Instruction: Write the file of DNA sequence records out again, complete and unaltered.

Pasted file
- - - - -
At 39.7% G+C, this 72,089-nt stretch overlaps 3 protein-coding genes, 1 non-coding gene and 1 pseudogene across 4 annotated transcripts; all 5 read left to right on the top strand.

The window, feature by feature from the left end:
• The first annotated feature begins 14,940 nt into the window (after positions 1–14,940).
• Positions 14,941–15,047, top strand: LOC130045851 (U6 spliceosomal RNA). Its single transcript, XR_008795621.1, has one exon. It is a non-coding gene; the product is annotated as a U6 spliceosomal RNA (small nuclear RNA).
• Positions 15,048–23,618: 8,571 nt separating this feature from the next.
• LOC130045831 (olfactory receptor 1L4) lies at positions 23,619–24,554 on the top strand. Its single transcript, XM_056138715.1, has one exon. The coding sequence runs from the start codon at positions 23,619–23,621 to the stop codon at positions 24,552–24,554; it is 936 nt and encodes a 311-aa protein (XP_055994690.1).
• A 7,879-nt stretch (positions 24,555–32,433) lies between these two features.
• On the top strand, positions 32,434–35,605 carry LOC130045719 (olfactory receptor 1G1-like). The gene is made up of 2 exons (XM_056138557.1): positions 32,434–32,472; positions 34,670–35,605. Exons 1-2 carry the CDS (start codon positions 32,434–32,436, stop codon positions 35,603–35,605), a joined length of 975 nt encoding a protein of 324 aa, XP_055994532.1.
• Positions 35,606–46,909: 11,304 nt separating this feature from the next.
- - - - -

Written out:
At 39.7% G+C, this 72,089-nt stretch overlaps 3 protein-coding genes, 1 non-coding gene and 1 pseudogene across 4 annotated transcripts; all 5 read left to right on the top strand.

The window, feature by feature from the left end:
• The first annotated feature begins 14,940 nt into the window (after positions 1–14,940).
• Positions 14,941–15,047, top strand: LOC130045851 (U6 spliceosomal RNA). Its single transcript, XR_008795621.1, has one exon. It is a non-coding gene; the product is annotated as a U6 spliceosomal RNA (small nuclear RNA).
• Positions 15,048–23,618: 8,571 nt separating this feature from the next.
• LOC130045831 (olfactory receptor 1L4) lies at positions 23,619–24,554 on the top strand. Its single transcript, XM_056138715.1, has one exon. The coding sequence runs from the start codon at positions 23,619–23,621 to the stop codon at positions 24,552–24,554; it is 936 nt and encodes a 311-aa protein (XP_055994690.1).
• A 7,879-nt stretch (positions 24,555–32,433) lies between these two features.
• On the top strand, positions 32,434–35,605 carry LOC130045719 (olfactory receptor 1G1-like). The gene is made up of 2 exons (XM_056138557.1): positions 32,434–32,472; positions 34,670–35,605. Exons 1-2 carry the CDS (start codon positions 32,434–32,436, stop codon positions 35,603–35,605), a joined length of 975 nt encoding a protein of 324 aa, XP_055994532.1.
• Positions 35,606–46,909: 11,304 nt separating this feature from the next.